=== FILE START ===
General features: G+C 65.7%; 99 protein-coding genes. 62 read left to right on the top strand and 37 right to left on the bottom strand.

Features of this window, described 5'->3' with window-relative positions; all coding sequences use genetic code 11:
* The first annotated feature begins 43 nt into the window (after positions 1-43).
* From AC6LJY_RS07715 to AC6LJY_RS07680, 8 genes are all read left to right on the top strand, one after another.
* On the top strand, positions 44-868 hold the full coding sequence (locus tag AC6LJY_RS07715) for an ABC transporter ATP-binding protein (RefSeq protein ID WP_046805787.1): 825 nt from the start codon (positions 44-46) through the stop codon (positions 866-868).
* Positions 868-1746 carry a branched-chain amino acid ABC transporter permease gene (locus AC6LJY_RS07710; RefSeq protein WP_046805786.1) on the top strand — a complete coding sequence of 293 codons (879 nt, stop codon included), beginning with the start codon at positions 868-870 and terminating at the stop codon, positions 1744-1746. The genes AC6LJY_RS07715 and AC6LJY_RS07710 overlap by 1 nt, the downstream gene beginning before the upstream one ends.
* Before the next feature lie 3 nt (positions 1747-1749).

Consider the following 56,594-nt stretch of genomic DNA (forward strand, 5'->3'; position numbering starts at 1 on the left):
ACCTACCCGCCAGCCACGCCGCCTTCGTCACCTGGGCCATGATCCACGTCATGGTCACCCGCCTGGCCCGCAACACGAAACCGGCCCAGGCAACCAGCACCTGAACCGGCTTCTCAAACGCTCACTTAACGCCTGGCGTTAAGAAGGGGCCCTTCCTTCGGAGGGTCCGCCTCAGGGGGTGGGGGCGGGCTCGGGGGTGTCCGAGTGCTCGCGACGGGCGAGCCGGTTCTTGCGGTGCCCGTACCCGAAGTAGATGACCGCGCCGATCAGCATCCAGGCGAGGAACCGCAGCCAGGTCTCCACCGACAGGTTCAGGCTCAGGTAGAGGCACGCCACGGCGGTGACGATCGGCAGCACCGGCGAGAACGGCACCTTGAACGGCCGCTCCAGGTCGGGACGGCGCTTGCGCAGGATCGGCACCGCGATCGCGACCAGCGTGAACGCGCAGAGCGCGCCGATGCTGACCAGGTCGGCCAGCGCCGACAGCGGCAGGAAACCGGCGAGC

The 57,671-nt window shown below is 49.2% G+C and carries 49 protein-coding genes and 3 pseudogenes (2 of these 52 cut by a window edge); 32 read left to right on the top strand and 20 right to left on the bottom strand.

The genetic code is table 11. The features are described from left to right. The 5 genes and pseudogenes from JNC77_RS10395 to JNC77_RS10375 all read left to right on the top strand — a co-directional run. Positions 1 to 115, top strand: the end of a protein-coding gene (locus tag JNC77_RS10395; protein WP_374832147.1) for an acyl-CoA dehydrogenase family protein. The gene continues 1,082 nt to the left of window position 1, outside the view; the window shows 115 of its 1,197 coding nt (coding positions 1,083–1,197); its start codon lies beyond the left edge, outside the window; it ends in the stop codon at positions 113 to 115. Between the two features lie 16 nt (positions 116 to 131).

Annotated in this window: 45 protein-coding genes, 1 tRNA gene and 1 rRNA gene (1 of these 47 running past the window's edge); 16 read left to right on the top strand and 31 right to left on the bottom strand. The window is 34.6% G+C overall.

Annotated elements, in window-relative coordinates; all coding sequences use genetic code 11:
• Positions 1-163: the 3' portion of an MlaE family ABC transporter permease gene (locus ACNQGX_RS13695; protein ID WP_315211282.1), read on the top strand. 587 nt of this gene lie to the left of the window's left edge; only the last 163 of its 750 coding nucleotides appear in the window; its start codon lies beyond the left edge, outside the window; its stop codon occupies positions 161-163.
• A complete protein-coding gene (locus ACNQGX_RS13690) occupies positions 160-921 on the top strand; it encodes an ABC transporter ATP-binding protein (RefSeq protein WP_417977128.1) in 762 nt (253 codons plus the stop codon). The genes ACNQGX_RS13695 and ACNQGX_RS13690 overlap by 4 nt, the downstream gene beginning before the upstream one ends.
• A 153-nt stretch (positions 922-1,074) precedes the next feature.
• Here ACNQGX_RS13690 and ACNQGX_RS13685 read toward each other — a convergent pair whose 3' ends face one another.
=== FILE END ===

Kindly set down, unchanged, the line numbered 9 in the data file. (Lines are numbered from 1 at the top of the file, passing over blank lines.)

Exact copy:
ACCTACCCGCCAGCCACGCCGCCTTCGTCACCTGGGCCATGATCCACGTCATGGTCACCCGCCTGGCCCGCAACACGAAACCGGCCCAGGCAACCAGCACCTGAACCGGCTTCTCAAACGCTCACTTAACGCCTGGCGTTAAGAAGGGGCCCTTCCTTCGGAGGGTCCGCCTCAGGGGGTGGGGGCGGGCTCGGGGGTGTCCGAGTGCTCGCGACGGGCGAGCCGGTTCTTGCGGTGCCCGTACCCGAAGTAGATGACCGCGCCGATCAGCATCCAGGCGAGGAACCGCAGCCAGGTCTCCACCGACAGGTTCAGGCTCAGGTAGAGGCACGCCACGGCGGTGACGATCGGCAGCACCGGCGAGAACGGCACCTTGAACGGCCGCTCCAGGTCGGGACGGCGCTTGCGCAGGATCGGCACCGCGATCGCGACCAGCGTGAACGCGCAGAGCGCGCCGATGCTGACCAGGTCGGCCAGCGCCGACAGCGGCAGGAAACCGGCGAGC